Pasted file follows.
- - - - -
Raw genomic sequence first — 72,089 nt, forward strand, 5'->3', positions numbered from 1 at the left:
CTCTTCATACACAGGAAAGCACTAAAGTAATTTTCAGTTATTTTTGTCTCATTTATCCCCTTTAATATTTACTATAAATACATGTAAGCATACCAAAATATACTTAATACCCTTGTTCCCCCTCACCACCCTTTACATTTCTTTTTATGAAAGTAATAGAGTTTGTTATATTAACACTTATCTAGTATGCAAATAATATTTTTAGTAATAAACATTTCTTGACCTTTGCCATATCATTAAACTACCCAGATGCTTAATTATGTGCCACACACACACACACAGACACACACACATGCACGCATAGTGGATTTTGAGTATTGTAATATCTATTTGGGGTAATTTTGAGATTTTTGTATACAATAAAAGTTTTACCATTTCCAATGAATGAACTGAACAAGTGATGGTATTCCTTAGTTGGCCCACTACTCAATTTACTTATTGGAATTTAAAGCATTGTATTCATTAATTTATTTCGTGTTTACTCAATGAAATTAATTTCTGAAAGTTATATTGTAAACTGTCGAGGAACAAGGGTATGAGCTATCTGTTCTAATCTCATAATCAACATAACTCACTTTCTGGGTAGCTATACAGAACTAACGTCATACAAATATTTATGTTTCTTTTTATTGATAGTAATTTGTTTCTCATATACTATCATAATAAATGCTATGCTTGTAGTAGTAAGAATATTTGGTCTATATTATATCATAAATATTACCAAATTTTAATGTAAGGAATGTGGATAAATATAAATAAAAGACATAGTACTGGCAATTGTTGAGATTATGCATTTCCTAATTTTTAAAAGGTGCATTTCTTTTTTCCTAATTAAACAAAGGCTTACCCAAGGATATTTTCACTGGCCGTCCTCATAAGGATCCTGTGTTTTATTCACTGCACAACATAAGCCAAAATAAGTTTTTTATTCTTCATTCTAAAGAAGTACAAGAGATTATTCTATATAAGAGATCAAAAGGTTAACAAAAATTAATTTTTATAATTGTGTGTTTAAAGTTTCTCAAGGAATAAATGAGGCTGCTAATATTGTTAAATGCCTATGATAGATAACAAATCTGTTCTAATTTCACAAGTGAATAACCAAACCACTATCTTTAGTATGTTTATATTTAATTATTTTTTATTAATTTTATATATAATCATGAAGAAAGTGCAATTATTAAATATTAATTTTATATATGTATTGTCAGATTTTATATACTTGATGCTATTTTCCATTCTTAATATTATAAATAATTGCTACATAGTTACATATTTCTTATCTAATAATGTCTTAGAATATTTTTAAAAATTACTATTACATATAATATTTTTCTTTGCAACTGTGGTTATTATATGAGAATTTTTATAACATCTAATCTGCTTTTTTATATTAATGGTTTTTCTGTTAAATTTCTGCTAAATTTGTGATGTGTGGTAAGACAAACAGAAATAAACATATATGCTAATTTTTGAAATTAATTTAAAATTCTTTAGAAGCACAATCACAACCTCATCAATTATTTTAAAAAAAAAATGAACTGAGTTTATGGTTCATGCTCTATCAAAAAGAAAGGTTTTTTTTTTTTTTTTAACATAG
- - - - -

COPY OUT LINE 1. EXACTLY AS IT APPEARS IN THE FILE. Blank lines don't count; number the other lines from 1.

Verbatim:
Raw genomic sequence first — 72,089 nt, forward strand, 5'->3', positions numbered from 1 at the left: